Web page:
On Takht-i-Suleman (3,447 metres) and Preghal (3,515 metres) in South Waziristan, I have seen altars where ancient believers of the Earth Goddess (Dharti Ma) would have sacrificed their black goats. So too on Sikaram (4,761 metres) in Parachinar and Musa ka Musalla (4,055 metres) in Kaghan. All have duly been converted to Islam and given proper names. On the Takht, the seven-metre square altar is said to be the grave of Kais Rashid, the supposed original Muslim Pakhtun — whatever ‘original’ might be in this case. Preghal is where Hazrat Ismail allegedly prayed for his progeny to grow. Sikaram is the burial of a fictitious Karam and the Musalla is where Gujjars bring their livestock for salaam so that the animals may bear many more offspring.
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Poisoning the earth

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Shabbir Ahmad Rana, the Central Zone chief conservator of forests, has got his facts all wrong. This is evident from a letter of October 2017 duly signed by him and sent to the Gymkhana Golf Club management committee in response to a letter written by the committee seeking his ‘expert’ advice on their proposed elimination of eucalyptus trees blighting the green.

Paragraph 2 of the letter reads: “I would also like to clarify that large sized trees do not eat up all water given to grassy lawns but they use only that which leaches down to the deep soil. Therefore, the hoax created by vested interests mafia or those with no scientific knowledge is baseless and highly detrimental to the environment. The reason for water level going down is not the trees but it is due to the shrinkage of water catchment areas in the uphills and foothills and resultantly depth of turbines in plans (sic) has to be increased throughout the province and removal of even all the trees from the province will not subside this problem. The recommendations of the Agriculture University are not, therefore, scientifically based.”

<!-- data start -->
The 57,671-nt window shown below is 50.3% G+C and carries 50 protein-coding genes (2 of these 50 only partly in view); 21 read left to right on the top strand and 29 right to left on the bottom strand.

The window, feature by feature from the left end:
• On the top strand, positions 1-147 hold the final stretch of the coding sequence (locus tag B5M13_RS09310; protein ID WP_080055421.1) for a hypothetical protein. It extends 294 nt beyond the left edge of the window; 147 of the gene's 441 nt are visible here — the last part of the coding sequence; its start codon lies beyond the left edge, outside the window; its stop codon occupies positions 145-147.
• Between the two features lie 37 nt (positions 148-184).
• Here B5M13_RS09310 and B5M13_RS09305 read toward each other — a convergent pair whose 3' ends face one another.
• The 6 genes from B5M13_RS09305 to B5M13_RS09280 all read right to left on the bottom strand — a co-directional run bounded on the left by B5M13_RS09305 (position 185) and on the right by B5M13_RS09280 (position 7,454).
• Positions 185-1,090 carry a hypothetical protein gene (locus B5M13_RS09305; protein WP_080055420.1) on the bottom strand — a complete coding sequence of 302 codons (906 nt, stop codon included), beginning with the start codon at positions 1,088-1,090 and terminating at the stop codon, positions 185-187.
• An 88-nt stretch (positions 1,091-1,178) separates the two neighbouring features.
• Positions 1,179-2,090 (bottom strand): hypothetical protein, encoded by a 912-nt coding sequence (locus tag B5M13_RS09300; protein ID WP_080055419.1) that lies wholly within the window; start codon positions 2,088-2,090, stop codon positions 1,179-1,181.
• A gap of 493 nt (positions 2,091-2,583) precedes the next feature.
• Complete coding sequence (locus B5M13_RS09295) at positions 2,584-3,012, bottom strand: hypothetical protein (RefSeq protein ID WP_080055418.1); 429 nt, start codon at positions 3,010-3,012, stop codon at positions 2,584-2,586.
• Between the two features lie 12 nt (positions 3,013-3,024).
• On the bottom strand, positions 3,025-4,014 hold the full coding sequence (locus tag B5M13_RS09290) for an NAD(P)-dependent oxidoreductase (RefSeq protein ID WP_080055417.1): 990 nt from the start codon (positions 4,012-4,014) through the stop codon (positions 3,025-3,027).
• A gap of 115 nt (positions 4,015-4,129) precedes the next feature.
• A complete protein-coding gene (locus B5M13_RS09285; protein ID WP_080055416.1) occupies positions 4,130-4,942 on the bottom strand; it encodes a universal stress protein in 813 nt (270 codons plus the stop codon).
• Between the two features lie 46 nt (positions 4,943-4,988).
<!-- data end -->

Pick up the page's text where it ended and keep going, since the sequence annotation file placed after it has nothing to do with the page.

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Once Upon a Line

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Time was that I went around the country riding steam trains. From the narrow-gauge toy train connecting Bannu with Mari Indus to the metre-gauge trains of Sindh and the magnificent broad-gauge workhorses of what was once the North Western Railway, I rode quite a few. The last one I ever rode was the steam-hauled passenger train R-474 from Malakwal to Gharibwal. That was August 1994.

Gharibwal Railway Station

On that trip I met Iqbal Ghauri, foreman at the steam shed at Malakwal. Speaking only sparingly, and then unhurriedly, he kept his voice low, but exuded the air of a man who knew his job and was proud of it. All his life he had worked on steam locomotives and even as Pakistan Railway was phasing out steam, he was hopeful of keeping his engines going. It was clear he was terribly in love with those dark beauties. His commitment and dedication was remarkable and one could not but like the man.
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A Memoir of Partition

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On the twentieth day of March 2008, I headed home for the first time in my life. I was fifty-six years and a month old. Walking east across the border gates at Wagah I was on my way to the fulfilment of a family pietas of very long standing. I was going to a home I had never known; a home in a foreign land, a land that state propaganda wanted me to believe was enemy territory. But I knew it as a country where my ancestors had lived and died over countless generations. That was the home where the hearth kept the warmth of a fire first kindled by a matriarch many hundred years, nay, a few thousand years, ago and which all of a sudden had been extinguished in a cataclysm in 1947.